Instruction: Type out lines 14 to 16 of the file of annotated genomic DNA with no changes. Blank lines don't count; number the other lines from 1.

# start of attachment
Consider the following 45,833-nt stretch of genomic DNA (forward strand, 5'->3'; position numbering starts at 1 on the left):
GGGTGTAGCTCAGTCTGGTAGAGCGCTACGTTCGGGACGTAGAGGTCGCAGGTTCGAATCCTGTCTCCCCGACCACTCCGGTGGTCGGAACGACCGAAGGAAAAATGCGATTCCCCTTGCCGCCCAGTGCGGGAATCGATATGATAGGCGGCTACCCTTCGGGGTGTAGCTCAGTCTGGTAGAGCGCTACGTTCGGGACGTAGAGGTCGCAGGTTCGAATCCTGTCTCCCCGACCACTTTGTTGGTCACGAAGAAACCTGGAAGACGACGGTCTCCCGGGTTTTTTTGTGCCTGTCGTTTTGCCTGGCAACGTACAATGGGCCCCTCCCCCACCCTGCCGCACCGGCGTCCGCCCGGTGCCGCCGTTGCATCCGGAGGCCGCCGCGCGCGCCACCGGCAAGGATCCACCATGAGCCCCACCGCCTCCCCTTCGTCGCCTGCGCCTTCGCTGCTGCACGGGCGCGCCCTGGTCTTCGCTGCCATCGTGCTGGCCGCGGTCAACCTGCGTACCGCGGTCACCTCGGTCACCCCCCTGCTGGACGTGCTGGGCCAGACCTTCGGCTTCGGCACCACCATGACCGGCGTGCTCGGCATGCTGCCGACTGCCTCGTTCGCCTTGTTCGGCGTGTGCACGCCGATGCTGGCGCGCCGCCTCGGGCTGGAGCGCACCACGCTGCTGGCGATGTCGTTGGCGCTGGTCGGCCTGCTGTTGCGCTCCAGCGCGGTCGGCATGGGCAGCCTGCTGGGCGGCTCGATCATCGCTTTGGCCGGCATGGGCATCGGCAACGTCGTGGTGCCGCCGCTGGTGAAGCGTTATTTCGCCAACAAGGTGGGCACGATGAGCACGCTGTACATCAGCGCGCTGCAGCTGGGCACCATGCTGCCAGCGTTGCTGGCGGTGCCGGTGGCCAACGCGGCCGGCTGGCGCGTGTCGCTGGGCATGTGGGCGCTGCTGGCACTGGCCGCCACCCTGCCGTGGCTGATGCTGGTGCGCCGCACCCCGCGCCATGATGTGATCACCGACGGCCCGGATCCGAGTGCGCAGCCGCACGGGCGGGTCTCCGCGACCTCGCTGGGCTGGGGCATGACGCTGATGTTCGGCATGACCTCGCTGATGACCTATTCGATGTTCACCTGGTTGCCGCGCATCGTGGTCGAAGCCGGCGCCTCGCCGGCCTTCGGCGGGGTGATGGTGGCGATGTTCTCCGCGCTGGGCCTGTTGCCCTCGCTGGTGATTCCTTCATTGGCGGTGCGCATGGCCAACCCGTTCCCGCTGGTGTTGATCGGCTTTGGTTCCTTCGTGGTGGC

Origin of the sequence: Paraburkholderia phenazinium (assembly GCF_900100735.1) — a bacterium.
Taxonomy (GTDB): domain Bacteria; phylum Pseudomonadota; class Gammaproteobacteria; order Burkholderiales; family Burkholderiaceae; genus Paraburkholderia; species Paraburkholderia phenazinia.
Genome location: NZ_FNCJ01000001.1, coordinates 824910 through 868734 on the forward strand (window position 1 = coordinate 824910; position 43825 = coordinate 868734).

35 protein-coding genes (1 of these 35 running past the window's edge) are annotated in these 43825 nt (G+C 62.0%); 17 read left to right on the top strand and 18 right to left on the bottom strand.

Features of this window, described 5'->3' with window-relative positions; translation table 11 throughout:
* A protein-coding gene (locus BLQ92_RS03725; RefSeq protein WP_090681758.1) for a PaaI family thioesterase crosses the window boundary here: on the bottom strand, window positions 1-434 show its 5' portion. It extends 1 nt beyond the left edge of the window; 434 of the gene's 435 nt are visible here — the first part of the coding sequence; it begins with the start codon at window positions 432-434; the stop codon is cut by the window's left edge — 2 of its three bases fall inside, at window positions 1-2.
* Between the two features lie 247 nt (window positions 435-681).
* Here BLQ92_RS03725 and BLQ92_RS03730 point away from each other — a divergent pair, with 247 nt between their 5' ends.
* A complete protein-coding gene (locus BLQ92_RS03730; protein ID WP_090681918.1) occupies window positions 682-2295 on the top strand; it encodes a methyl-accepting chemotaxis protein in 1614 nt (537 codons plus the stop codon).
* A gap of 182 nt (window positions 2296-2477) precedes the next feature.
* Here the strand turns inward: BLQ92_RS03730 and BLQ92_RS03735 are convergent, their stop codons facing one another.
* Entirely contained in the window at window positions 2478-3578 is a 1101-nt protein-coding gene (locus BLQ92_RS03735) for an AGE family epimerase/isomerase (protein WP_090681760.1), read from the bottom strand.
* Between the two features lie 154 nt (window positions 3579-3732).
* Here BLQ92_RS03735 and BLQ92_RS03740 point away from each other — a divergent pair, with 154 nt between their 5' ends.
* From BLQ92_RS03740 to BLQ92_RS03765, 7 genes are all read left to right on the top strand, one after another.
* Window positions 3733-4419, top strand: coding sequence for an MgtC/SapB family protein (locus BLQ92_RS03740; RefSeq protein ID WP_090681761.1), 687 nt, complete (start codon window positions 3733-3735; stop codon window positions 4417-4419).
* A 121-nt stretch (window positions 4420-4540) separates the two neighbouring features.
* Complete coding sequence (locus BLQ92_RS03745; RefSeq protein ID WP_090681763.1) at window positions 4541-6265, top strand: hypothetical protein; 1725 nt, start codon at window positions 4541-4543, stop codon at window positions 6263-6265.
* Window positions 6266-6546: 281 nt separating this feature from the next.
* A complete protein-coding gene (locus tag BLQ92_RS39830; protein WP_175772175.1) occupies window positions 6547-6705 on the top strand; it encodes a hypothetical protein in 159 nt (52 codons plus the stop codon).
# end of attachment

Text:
* Entirely contained in the window at window positions 2478-3578 is a 1101-nt protein-coding gene (locus BLQ92_RS03735) for an AGE family epimerase/isomerase (protein WP_090681760.1), read from the bottom strand.
* Between the two features lie 154 nt (window positions 3579-3732).
* Here BLQ92_RS03735 and BLQ92_RS03740 point away from each other — a divergent pair, with 154 nt between their 5' ends.